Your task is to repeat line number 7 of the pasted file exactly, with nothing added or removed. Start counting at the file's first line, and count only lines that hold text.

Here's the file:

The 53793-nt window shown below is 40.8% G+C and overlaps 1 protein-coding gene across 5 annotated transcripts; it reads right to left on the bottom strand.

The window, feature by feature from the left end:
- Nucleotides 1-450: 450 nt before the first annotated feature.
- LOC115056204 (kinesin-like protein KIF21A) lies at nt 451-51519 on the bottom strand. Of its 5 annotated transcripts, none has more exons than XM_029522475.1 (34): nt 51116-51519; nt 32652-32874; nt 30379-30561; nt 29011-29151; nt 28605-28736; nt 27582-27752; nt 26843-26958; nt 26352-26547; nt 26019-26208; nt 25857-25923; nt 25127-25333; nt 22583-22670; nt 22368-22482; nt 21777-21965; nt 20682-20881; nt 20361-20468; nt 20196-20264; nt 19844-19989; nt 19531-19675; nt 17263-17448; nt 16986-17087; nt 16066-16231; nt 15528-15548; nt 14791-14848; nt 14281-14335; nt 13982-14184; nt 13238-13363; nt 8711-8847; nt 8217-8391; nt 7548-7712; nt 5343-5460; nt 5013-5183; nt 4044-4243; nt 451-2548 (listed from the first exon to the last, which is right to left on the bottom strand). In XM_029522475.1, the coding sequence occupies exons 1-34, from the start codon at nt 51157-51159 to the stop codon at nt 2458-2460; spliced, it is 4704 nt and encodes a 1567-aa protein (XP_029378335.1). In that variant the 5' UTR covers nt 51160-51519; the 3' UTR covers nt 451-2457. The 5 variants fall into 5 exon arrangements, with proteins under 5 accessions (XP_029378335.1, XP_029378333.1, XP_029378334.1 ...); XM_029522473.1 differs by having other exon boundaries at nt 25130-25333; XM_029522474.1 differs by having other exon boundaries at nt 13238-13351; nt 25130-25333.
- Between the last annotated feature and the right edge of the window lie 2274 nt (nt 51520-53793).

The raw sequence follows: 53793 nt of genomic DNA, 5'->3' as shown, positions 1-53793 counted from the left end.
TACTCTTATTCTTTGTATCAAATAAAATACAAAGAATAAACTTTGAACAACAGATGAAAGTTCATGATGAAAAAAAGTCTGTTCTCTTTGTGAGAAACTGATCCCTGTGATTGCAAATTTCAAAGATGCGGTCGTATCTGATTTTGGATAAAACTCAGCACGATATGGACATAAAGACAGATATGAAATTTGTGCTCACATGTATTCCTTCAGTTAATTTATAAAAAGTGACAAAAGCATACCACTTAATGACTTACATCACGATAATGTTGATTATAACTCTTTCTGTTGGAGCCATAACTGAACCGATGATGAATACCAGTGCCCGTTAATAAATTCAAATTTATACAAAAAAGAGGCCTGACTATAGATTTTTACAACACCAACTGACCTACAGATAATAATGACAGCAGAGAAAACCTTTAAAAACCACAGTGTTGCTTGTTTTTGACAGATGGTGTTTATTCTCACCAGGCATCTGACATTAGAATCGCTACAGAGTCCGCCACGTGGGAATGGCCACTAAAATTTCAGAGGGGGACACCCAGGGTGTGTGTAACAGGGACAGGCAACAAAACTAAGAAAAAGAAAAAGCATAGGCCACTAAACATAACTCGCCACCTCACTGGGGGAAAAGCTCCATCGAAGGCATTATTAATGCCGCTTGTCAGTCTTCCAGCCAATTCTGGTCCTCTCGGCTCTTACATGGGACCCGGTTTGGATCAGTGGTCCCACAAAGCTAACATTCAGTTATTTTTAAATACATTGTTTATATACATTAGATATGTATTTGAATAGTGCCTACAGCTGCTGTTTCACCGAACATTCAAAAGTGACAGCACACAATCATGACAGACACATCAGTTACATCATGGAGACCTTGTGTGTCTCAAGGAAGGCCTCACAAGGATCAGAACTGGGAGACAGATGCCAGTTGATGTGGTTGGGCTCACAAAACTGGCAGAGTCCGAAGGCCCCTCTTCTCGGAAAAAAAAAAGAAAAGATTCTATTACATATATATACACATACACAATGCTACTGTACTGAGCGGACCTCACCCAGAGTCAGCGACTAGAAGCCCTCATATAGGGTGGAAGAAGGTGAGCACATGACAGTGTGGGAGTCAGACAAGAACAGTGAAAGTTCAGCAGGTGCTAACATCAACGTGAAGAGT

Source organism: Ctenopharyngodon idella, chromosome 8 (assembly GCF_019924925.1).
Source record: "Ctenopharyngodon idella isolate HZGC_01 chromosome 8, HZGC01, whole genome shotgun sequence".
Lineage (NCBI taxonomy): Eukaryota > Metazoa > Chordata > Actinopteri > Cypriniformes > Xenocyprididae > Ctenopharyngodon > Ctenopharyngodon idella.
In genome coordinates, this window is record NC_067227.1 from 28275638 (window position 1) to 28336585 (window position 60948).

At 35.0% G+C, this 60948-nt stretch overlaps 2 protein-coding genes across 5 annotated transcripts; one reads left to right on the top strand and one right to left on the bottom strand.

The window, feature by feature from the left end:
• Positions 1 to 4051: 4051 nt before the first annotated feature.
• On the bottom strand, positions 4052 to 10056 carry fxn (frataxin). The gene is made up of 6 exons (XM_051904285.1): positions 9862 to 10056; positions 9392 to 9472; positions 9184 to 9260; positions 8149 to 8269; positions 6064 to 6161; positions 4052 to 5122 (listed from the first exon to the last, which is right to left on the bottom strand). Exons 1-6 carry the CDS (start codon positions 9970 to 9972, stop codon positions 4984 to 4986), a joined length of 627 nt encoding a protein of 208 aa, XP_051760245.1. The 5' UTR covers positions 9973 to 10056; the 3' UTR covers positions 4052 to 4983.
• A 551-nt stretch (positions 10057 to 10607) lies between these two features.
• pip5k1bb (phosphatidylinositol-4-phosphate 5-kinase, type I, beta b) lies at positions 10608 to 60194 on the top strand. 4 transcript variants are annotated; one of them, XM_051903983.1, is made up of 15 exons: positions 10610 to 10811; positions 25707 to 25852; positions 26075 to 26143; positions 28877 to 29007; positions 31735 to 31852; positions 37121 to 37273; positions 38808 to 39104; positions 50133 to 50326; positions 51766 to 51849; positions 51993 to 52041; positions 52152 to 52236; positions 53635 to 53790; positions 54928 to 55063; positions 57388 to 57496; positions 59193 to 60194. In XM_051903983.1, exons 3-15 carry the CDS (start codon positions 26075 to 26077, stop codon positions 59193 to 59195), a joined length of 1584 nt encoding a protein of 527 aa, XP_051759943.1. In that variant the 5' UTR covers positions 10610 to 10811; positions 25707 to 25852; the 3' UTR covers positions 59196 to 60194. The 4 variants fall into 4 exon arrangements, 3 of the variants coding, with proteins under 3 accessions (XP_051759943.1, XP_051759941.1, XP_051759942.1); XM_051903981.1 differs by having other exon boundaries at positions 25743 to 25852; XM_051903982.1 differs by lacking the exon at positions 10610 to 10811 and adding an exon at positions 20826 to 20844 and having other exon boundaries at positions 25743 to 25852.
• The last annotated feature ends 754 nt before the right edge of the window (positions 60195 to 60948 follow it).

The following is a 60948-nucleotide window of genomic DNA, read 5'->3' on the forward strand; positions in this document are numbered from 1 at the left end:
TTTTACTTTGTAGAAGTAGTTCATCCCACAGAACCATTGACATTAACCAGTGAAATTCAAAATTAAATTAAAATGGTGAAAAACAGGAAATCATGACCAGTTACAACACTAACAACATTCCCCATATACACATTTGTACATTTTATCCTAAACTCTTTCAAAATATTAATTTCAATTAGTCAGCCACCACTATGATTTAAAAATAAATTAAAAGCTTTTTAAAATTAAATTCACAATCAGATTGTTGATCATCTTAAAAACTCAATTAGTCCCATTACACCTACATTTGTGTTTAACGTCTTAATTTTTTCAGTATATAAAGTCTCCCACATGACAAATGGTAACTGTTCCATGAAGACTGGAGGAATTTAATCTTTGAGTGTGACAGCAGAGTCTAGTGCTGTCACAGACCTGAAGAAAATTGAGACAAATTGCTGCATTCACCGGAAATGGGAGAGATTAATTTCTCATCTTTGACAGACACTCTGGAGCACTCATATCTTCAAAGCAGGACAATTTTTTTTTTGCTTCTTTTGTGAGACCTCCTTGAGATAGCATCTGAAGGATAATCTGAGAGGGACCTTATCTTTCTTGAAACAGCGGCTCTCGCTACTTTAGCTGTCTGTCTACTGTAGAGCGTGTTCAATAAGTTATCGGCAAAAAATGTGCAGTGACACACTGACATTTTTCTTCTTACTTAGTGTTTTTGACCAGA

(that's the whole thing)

TACTCTTATTCTTTGTATCAAATAAAATACAAAGAATAAACTTTGAACAACAGATGAAAGTTCATGATGAAAAAAAGTCTGTTCTCTTTGTGAGAAACTGATCCCTGTGATTGCAAATTTCAAAGATGCGGTCGTATCTGATTTTGGATAAAACTCAGCACGATATGGACATAAAGACAGATATGAAATTTGTGCTCACATGTATTCCTTCAGTTAATTTATAAAAAGTGACAAAAGCATACCACTTAATGACTTACATCACGATAATGTTGATTATAACTCTTTCTGTTGGAGCCATAACTGAACCGATGATGAATACCAGTGCCCGTTAATAAATTCAAATTTATACAAAAAAGAGGCCTGACTATAGATTTTTACAACACCAACTGACCTACAGATAATAATGACAGCAGAGAAAACCTTTAAAAACCACAGTGTTGCTTGTTTTTGACAGATGGTGTTTATTCTCACCAGGCATCTGACATTAGAATCGCTACAGAGTCCGCCACGTGGGAATGGCCACTAAAATTTCAGAGGGGGACACCCAGGGTGTGTGTAACAGGGACAGGCAACAAAACTAAGAAAAAGAAAAAGCATAGGCCACTAAACATAACTCGCCACCTCACTGGGGGAAAAGCTCCATCGAAGGCATTATTAATGCCGCTTGTCAGTCTTCCAGCCAATTCTGGTCCTCTCGGCTCTTACATGGGACCCGGTTTGGATCAGTGGTCCCACAAAGCTAACATTCAGTTATTTTTAAATACATTGTTTATATACATTAGATATGTATTTGAATAGTGCCTACAGCTGCTGTTTCACCGAACATTCAAAAGTGACAGCACACAATCATGACAGACACATCAGTTACATCATGGAGACCTTGTGTGTCTCAAGGAAGGCCTCACAAGGATCAGAACTGGGAGACAGATGCCAGTTGATGTGGTTGGGCTCACAAAACTGGCAGAGTCCGAAGGCCCCTCTTCTCGGAAAAAAAAAAGAAAAGATTCTATTACATATATATACACATACACAATGCTACTGTACTGAGCGGACCTCACCCAGAGTCAGCGACTAGAAGCCCTCATATAGGGTGGAAGAAGGTGAGCACATGACAGTGTGGGAGTCAGACAAGAACAGTGAAAGTTCAGCAGGTGCTAACATCAACGTGAAGAGT